IT IS HEREBY ORDERED that defendant Randall Lytle's motion to remand [# 91] and for attorney's fees in the amount of $2,055.00 [# 9-2] is granted.

IT IS FURTHER ORDERED that the motion for a more definite statement [# 7] filed by plaintiff Gayron Lytle and third-party defendants International Marketing Group and Gusto Record, Inc., is denied as moot.

IT IS FURTHER ORDERED that the Clerk of the Court shall remand this action to the Circuit Court for the County of St. Louis, State of Missouri, from which it was removed.


[1] In the notice of removal, third-party defendant IMG claims to be a Delaware corporation. However, in Moe's response to Randall's "first interrogatories," Moe, who is IMG's president, chief executive officer, and sole shareholder, stated that the company is incorporated in Missouri. If IMG is, in fact, a Missouri corporation, this would provide an additional ground for remand.

[2] IMG and Gusto argue that Record-Wide is not a party to this action, claiming that service has never been obtained nor a summons ever requested. They therefore challenge Randall's contention that Record-Wide was required to join in the notice of removal in order for it to be valid. Because the Court finds that the notice was untimely filed, it will not address this argument.

[3] Gusto claims that it was not served with process until September 16, 1997. However, that did not preclude IMG from earlier filing a notice of removal, as title 28 does not require a defendant to wait until all co-defendants are served before removing. A defendant may remove a case without joinder of a non-served, non-resident defendant. Pullman Co. v. Jenkins, 305 U.S. 534, 540, 59 S. Ct. 347, 350, 83 L. Ed. 334 (1939) ("Where there is a non-separable controversy with respect to several non-resident defendants, one of them may remove the cause, although the other defendants have not been served with process and have not appeared."); Roe v. O'Donohue, 38 F.3d 298, 301 (7th Cir.1994); Miranti v. Lee, 3 F.3d 925, 929 (5th Cir.1993) (citing 14A Charles A. Wright, Arthur R. Miller & Edward H. Cooper, Federal Practice and Procedure § 3731 at 509-10 (1985)); see also 28 U.S.C. § 1448 (providing for service of process on unserved defendants after removal).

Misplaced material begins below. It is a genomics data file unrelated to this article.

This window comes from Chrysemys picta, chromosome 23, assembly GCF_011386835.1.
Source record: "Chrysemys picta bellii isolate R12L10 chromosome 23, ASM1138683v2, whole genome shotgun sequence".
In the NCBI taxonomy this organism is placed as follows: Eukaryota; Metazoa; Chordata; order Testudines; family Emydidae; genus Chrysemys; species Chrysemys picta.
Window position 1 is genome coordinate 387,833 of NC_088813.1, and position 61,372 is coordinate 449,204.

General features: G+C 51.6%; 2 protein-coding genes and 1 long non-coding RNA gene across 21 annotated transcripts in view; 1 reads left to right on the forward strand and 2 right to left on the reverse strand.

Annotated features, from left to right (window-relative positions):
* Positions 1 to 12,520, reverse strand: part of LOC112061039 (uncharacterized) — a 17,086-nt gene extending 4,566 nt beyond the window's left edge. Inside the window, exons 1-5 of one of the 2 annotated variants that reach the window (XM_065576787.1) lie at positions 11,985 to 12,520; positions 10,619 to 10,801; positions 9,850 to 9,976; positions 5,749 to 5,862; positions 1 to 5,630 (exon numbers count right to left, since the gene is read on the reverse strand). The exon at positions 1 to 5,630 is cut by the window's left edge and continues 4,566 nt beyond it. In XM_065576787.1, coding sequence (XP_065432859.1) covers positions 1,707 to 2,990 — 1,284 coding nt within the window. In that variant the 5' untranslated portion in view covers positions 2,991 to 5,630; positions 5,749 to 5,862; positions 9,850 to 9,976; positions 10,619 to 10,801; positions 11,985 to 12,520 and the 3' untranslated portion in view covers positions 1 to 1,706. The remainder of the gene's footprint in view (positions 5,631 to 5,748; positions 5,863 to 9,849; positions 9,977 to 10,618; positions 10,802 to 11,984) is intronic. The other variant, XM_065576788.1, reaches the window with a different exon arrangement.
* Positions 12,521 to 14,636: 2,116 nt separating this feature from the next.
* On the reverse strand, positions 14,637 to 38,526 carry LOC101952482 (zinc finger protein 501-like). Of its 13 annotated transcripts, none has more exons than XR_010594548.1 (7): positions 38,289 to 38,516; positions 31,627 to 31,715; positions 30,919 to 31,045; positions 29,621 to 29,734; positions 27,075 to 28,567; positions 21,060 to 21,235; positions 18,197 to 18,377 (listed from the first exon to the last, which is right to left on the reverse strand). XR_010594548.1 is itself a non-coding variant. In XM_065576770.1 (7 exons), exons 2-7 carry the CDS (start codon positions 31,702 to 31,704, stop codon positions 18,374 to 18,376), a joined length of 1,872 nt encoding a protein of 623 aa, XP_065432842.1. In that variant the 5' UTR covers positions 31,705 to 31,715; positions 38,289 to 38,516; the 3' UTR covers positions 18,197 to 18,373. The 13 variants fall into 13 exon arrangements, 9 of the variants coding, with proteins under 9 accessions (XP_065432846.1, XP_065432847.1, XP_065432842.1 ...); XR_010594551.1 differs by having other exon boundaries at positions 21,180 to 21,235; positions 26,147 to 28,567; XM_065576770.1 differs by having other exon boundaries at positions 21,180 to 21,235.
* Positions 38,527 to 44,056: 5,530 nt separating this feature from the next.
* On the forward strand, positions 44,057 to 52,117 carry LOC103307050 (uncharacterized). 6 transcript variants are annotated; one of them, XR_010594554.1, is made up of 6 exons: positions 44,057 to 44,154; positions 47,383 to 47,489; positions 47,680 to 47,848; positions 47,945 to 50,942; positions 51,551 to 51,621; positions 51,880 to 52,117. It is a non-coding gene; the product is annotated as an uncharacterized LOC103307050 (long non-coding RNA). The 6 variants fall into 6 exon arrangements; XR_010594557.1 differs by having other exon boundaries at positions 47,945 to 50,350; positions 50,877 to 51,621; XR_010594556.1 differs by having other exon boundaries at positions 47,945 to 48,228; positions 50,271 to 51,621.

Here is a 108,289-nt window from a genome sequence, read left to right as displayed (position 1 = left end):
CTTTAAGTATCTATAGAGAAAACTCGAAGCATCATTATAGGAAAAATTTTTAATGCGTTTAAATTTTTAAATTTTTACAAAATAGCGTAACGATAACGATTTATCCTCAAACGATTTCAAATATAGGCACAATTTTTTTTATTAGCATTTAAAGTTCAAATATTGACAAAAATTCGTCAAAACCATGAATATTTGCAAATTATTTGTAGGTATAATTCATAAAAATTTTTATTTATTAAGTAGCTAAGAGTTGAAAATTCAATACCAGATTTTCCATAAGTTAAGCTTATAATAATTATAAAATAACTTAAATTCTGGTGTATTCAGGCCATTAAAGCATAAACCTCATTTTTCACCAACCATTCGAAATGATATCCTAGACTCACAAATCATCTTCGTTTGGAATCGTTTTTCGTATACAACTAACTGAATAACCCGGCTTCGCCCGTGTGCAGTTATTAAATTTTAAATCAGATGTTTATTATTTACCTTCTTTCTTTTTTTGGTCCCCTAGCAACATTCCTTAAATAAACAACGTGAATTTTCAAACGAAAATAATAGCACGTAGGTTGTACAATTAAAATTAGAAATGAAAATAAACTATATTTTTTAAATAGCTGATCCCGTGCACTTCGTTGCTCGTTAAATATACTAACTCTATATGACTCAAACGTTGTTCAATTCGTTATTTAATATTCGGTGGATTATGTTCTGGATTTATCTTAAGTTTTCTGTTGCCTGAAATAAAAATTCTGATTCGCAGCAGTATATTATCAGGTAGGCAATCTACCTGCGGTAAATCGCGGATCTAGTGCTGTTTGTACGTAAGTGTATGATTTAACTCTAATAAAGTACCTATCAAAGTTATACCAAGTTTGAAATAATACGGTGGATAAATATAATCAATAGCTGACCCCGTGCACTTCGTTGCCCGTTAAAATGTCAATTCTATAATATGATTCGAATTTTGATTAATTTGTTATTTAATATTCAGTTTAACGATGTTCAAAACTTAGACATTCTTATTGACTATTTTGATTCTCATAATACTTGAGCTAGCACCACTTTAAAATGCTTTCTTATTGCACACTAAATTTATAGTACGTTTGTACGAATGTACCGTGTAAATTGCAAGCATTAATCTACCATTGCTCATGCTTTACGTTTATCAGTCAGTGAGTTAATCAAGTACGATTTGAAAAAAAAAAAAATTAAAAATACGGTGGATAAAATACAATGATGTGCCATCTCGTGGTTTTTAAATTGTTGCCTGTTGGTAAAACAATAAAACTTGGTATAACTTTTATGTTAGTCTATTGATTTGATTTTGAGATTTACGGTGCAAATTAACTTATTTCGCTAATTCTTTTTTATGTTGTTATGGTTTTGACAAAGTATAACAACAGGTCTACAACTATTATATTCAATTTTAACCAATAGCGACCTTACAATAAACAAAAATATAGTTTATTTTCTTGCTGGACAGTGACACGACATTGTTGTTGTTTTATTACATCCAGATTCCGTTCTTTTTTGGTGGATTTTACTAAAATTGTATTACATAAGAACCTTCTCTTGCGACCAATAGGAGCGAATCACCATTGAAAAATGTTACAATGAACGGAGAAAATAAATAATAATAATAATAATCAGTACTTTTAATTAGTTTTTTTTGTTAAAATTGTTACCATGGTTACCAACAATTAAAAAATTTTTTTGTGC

[4] IMG and Gusto contend that the one-year "cap" on removal is inapplicable because the case was initially removable by Randall on the basis of diversity jurisdiction. This contention is wrong. Although Moe could have initially filed his suit against Randall in federal court, Randall, as a Missouri citizen, could not remove it once Moe chose to file in Missouri state court. 28 U.S.C. § 1441(b) provides that an action is removable on the basis of diversity jurisdiction "only if none of the parties in interest properly joined and served as defendants is a citizen of the State in which such action is brought."

[5] In their memorandum in opposition to Randall's motion to remand, IMG and Gusto cite but a single district court case, Connecticut Bank & Trust Co., N.A. v. CT Partners, Inc., 136 F.R.D. 347 (D.Conn.1991), in support of their contention that removal by third-party defendants is proper. In that case, the court permitted the Federal Deposit Insurance Corporation ("FDIC"), as receiver for an insolvent financial institution, to remove an action that had been initiated by that institution prior to its insolvency. IMG and Gusto argue that if a plaintiff can be allowed to remove, then removal by a third-party defendant should be permissible as well. In so arguing, they ignore the fact that the CT Partners, Inc. court permitted removal on the ground that the Financial Institutions Reform, Recovery and Enforcement Act of 1989, 12 U.S.C. §§ 1811 et seq., authorizes the FDIC to remove any action to which it is a party. 136 F.R.D. at 349. IMG and Gusto can point to no similar statutory support for the type of removal that they seek.